On Cores
Meditations on the semiconductor and IP industries
By Warren Savage, CEO, IPextreme

Monday Aug. 10, 2009

Repeat after me: IP is a product business...

Well... That's a nice analogy, but let's get real. If the final baking (aka verification) and recipe (feature set) needs to be done with the help of the customer, that's more design services than IP. I have no issues with design service companies at all, except for they masquerade as IP companies. There is a real role for these companies in today's semiconductor industry because there is a need for the glue that holds together the real IP in the system. Use the same code once, that's "IP". Use it twice, that's IP.

You need only look at the most successful IP companies to see a product orientation. ARM, MIPS, Synopsys' DesignWare are all examples of a hardline product-orientation towards their business that allows those companies to scale to significant profitability. Its difficult (impossible?) for "IP" companies based on the service model to compete with those on the product model because of the need to rely on low cost labor.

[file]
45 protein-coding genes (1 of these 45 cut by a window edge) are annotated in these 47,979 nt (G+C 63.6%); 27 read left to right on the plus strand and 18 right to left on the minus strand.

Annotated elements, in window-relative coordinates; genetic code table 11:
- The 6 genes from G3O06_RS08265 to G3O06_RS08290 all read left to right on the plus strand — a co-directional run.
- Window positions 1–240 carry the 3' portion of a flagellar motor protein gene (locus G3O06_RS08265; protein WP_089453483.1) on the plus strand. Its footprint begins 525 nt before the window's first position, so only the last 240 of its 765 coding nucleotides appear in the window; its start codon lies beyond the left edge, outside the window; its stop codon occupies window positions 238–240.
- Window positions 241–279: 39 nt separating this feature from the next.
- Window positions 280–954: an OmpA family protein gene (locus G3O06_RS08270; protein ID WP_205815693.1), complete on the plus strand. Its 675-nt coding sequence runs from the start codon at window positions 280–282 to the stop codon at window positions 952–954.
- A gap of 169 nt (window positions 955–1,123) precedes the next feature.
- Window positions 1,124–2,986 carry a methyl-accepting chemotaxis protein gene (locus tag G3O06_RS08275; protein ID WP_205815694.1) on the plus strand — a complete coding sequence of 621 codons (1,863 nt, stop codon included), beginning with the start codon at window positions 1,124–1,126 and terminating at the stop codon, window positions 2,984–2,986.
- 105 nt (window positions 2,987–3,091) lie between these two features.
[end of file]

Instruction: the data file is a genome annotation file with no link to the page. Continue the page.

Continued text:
Imagine there was a car company out there that was producing partially designed cars. Their selling proposition would be that it's impossible to design a car that can be used by more than one customer. So, they leave some details for the purchaser to specify, and they will quickly create a custom vehicle for you that has never been road tested before under real world road conditions. I doubt there'd be a line forming for these cars.

But seriously, we in the industry should be concerned about our stewardship of the industry and be careful not to regress to the missteps of the last decade when dozens of services companies added "IP" to their sign boards only to leave behind frustrated customers and a black mark on the industry that persists still today. If we follow in the footsteps of our successful brethren, we won't go too far wrong.

Posted by Warren Savage on Monday Aug. 10, 2009 | Add a Comment

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About the Author

Warren Savage, President and CEO of IPextreme, is a well-known and published authority in the field of semiconductor intellectual property. He has a long history of pushing the envelope of design methodology from his work in fault tolerant computing at Tandem Computers in the 1980's and driving reliable design metholologies into commercial practice at Synopsys for its DesignWare IP product in the 1990s. Much of his thinking became embodied in the seminal book on IP reuse, the Reuse Methodology Manual. Warren is taking his vision to the next level with his latest company, IPextreme, which is focused on enabling broad commercialization of IP captive in large semiconductor companies.